Iowans experienced ideal conditions for field work and planting during much of the reporting period. A late-week active storm track brought widespread rainfall along with severe thunderstorms. Even with widespread wetness, unseasonably dry conditions persisted. Temperatures were more variable than the previous week with warmer conditions north to cooler readings south; in between, near-normal behavior with the statewide average temperature coming in at 56.0 degrees, 0.1 degree above normal. A cut-off low pressure center over the Great Lakes dominated the weather pattern as it spun showers into eastern Iowa through Sunday (30th) afternoon. Daytime highs varied from the mid-40s east, where clouds and rain were present, to the upper 50s west under clearing skies. Very strong northwesterly winds built in through the day with sustained speeds in the 30-40 mph range and gusts above 50 mph; Spencer Municipal Airport (Clay County) observed a 59-mph wind gust. Clouds quickly diminished overnight with Monday (1st) morning lows in the upper 30s and low 40s. After a brief lull in stronger winds, speeds increased through the afternoon hours with upper 50s and low 60s reported under sunny skies. A band of clouds moved north to south across Iowa into early Tuesday (2nd) morning, though starry skies were visible for most of the night. Strong northwesterly winds persisted with pleasant temperatures in the low to mid-60s. Winds finally died down before sunset on Wednesday (3rd) with morning lows in the low 30s north to upper 30s south under cloudless skies. Daytime highs pushed into the upper 60s and low 70s with light and variable winds and clear skies. Temperatures on Thursday (4th) afternoon were several degrees warmer, hitting the low 80s at multiple stations after morning temperatures bottomed out in the 40s with winds shifting to the south under clear conditions.
Spotty thundershowers formed in extreme northwest Iowa later in the night with a more widespread shield of rainfall forming Friday (5th) morning. The sluggish disturbance moved across central and eastern Iowa where temperatures held in the low to mid-60s. A second band of stronger storms pushed through northern Iowa prior to sunrise on Saturday (6th) before fizzling out around noon. Rain totals were highest in west-central Iowa where several stations measured at least an inch with widespread 0.25 – 0.50 inch totals over Iowa’s middle west-to-east one-third; the statewide average rainfall was 0.40 inch. Southerly winds boosted daytime temperatures into the upper 70s and low 80s over southern Iowa where southerly winds brought in higher dewpoints. A few severe-warned cells fired in southwest Iowa before diving across the Missouri border. Additional severe thunderstorms formed several hours later and overnight into Sunday (7th) in southeastern Iowa. These storms brought locally heavy downpours along with hail and straight-line wind reports across Van Buren, Henry and Lee counties. Many stations in southeastern counties also measured totals from 0.40 inch at Columbus Junction (Louisa County) to 1.17 inches in Augusta (Lee County). Heavy dew and dense fog were observed at 7:00 am over much of the state with cloudy skies and lows in the upper 50s to mid-60s.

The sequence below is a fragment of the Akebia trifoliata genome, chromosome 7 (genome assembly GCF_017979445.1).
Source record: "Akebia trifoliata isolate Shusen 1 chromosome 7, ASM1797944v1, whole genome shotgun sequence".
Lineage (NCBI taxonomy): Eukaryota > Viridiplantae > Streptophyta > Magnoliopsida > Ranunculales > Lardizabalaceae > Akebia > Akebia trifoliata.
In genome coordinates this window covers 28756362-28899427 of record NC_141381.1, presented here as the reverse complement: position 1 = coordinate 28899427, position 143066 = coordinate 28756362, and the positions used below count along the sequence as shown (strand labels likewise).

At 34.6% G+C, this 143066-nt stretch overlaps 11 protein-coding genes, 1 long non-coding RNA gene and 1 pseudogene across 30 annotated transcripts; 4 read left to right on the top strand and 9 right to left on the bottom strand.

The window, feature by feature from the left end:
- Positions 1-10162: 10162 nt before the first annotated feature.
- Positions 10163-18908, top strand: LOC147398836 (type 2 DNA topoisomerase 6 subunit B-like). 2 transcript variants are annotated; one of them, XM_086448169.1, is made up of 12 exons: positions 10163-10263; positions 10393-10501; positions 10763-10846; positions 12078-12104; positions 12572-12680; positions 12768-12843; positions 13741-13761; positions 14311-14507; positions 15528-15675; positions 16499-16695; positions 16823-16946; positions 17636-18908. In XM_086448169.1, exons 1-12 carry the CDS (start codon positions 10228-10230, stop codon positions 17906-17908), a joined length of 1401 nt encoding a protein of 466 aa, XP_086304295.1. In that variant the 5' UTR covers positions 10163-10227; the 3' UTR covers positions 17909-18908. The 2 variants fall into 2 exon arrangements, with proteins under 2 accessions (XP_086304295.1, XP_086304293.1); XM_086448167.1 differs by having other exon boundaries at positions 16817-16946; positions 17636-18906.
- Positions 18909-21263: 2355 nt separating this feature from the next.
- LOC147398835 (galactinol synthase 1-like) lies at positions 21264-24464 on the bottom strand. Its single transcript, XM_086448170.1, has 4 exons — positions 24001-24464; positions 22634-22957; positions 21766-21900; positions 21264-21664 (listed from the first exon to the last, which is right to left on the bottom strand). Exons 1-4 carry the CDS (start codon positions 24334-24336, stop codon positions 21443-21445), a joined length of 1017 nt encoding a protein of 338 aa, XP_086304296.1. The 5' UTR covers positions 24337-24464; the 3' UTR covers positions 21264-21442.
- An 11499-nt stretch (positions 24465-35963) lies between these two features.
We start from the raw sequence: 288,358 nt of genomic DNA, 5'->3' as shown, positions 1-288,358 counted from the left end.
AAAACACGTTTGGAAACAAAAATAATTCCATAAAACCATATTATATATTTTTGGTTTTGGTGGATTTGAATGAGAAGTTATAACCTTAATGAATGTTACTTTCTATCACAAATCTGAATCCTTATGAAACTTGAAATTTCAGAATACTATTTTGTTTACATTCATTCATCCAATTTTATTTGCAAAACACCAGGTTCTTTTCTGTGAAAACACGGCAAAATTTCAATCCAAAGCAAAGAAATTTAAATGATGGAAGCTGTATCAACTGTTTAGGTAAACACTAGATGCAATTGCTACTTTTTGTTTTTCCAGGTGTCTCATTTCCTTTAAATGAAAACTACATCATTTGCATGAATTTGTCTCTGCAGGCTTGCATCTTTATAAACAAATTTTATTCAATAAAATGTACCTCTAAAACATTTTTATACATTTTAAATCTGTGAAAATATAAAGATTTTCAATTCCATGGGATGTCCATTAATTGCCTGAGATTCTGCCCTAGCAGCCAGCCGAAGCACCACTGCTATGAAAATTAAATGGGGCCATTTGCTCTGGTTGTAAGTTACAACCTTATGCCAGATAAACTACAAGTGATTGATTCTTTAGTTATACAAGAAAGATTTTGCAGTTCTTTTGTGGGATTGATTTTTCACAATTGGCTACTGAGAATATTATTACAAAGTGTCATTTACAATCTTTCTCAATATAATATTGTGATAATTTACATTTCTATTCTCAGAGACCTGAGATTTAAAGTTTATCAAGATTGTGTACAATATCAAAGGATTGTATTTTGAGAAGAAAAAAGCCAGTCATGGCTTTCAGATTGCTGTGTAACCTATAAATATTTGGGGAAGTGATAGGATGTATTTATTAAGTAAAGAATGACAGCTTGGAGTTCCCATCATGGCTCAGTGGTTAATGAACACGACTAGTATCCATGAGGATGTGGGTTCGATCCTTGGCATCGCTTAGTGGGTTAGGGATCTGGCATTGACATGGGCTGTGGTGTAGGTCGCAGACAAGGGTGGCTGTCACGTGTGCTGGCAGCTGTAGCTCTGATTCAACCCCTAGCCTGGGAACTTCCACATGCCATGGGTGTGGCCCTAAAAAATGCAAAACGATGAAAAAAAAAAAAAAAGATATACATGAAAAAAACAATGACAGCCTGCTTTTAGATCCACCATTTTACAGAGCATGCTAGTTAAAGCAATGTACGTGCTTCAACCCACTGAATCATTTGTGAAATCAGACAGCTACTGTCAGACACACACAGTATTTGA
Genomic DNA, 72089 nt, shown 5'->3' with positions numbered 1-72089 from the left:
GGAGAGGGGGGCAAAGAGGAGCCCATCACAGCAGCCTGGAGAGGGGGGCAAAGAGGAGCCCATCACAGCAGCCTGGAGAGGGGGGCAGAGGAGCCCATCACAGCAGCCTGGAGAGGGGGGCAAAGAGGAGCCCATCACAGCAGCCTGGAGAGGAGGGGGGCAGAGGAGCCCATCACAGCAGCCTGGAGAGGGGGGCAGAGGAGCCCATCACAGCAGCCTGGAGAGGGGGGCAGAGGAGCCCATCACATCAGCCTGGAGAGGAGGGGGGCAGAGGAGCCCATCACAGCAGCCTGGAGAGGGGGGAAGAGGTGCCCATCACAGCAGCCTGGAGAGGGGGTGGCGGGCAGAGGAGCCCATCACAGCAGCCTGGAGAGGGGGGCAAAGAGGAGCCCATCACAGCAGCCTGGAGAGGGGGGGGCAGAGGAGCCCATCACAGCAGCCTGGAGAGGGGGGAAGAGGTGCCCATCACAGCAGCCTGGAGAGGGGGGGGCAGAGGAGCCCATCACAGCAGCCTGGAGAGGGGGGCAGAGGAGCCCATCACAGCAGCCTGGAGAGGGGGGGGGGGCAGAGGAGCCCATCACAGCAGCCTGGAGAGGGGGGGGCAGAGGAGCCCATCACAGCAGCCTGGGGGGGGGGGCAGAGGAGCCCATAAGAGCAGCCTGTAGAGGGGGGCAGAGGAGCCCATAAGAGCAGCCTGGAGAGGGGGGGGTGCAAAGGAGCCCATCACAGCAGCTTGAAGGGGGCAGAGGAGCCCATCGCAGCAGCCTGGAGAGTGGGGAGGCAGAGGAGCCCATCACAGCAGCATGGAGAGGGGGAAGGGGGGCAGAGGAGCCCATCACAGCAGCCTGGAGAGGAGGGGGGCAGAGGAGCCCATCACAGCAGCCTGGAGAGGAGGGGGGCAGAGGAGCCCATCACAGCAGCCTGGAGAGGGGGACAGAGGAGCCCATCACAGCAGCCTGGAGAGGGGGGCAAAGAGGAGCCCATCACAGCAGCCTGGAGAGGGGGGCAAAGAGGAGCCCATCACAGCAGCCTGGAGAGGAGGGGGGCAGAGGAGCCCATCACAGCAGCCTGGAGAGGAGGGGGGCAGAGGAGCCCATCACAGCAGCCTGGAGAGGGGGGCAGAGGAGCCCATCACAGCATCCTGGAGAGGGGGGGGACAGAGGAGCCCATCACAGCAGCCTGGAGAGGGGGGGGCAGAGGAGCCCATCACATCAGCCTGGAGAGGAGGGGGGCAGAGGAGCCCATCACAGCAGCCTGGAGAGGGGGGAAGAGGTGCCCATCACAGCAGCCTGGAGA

Weekly precipitation totals ranged from no accumulation at several Iowa stations to 1.76 inches at Redfield (Dallas County). The statewide weekly average precipitation was 0.50 inch while the normal is 0.89 inch. Little Sioux (Harrison County) and Sioux City Municipal Airport (Woodbury County) reported the week’s high temperature of 86 degrees on the 4th, on average 18 degrees above normal. Chariton (Lucas County) and Vinton (Benton County) reported the week’s low temperature of 25 degrees on the 3rd, on average 16 degrees below normal. Four-inch soil temperatures were in the upper 50s north to mid-60s south as of Sunday.